River Findhorn, from Google:

My mind was made up: Following this fault line across the Grampians was to be *my* Coast to Coast/TGO Challenge.

Now I just need to take the time off work to walk it.

Wednesday 12 January 2011

Cairngorm for Sunset

Great to be back at work, isn't it? Fortunately there are weekends and holidays to come, and memories to sustain us. Memories like a snowy sunset on Cairngorm.

Sunset silhouette at Cairngorm cairn:

We started at the Coire Cas car park - full of skiers' cars - and took the path along the base of the Northern Corries, a popular and easily accessible winter climbing area. I've tried some easy winter climbs, but you'd have to pay me a lot of money to try some of the climbs in Coire an t-Sneachda! Winter climbing, like motorbike racing, is a sport for those who are more relaxed about dying than the average member of the population.

Ascending to the Cairngorm plateau:

At the far end of the Northern Corries the terrain relents, and it is possible for a walker to ascend to the Cairngorm plateau. This is the easy bit, close to the road: far away across the trench of Loch Avon stretch more remote hills like Beinn Mheadoin, a challenging target in the depths of winter.

Beinn Mheadoin:

By now the sun was already low in the sky, and this walk, though short, spends 4km above 4000ft, rarified ground for Scotland. You don't want to be up here after dark in winter unless you are very well prepared.

On the final slopes:

Once down, Miles enthused about a wild bivvy in the forest. It would be fun, he said. It will be brutal, I argued. However I was perversely looking forward to twelve hours uncontrollable shivering in a sleeping bag. Go back to my roots of sleeping wrapped in newspaper and heather in bothies, prove I could still do it, that kind of thing.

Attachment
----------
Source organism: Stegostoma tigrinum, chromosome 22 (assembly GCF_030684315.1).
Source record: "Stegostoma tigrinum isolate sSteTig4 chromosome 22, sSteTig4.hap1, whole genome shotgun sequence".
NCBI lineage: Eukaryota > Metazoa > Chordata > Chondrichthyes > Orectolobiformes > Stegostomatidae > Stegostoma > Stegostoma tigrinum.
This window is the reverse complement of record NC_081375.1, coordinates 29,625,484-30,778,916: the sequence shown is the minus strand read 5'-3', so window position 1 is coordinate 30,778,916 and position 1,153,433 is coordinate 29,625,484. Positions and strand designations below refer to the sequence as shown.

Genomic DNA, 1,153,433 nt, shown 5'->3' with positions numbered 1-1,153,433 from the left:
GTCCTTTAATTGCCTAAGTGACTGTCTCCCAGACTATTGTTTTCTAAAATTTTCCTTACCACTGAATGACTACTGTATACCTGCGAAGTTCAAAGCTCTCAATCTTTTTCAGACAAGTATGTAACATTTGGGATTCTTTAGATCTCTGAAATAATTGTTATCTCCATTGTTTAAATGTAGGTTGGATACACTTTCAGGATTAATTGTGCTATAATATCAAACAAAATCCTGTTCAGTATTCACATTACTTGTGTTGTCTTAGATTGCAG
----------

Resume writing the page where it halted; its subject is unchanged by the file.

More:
We came out of the pub looking for something to eat. The ground, which had been clear just an hour earlier, was covered with a thick layer of frost. It was going to be very cold in Aviemore tonight. We looked at each other, wimped out, and found bunks in a hostel instead...

Tuesday 4 January 2011

A New Year Hill

Hill bagging is a funny game. You slowly work your way through whatever list of hills you are bagging, and whilst reading your guidebook note in advance that some look boring. However, some day in the future, they Must Be Climbed. Why? Because they are on a list somebody made. No other reason. They wouldn't be on your own personal list if you thought in advance they might be boring.

Meall Tairneachan from Farragon Hill:

As it happens I do have a personal list of walks I fancy doing - I bet you all do - though Meall Tairneachan and Farragon Hill are not on it. These are two hills that have appealed, because they are easily accessible from the Central Belt and appalled because they look, well, a bit of effort and not especially alluring. But they are on a list someone else made - a fellow called J Rourke Corbett - and so, I suppose, were going to be visited some day. A cold, dull, day where New Year cobwebs needed to be blown off, was as good as any.

Farragon Hill from Meall Tairneachan:

Hamish Brown has a saying: 'There's no such thing as boring hills: only boring hillwalkers.' The hills are easily accessed by a track for a barytes mine and we saw a mountain hare, buzzard, some red deer and cool icicles.

Descending Meall Tairneachan:

Billy also has a phrase about boring hills, though not one to be repeated in a family blog...

On Meall Tairneachan:

As usually turns out, the hills were enjoyable just for the simple act of getting out and about in the fresh air and wilds. If they hadn't been on a list, perhaps I would have whiled the day away in the house. The company was good too: Graham from the island peaks race had already blown away his cobwebs on the Loony Dook, and Dave had blown his away the day before on Ben Ledi. But in the end, bagging these hills provided a good motivation for him to get out two days in a row. He had attempted them before from Pitlochry - 21km each way over difficult, hummocky terrain - and had had to turn back due to a time limit imposed by train timetables. Bagging is much easier with the option of using a car!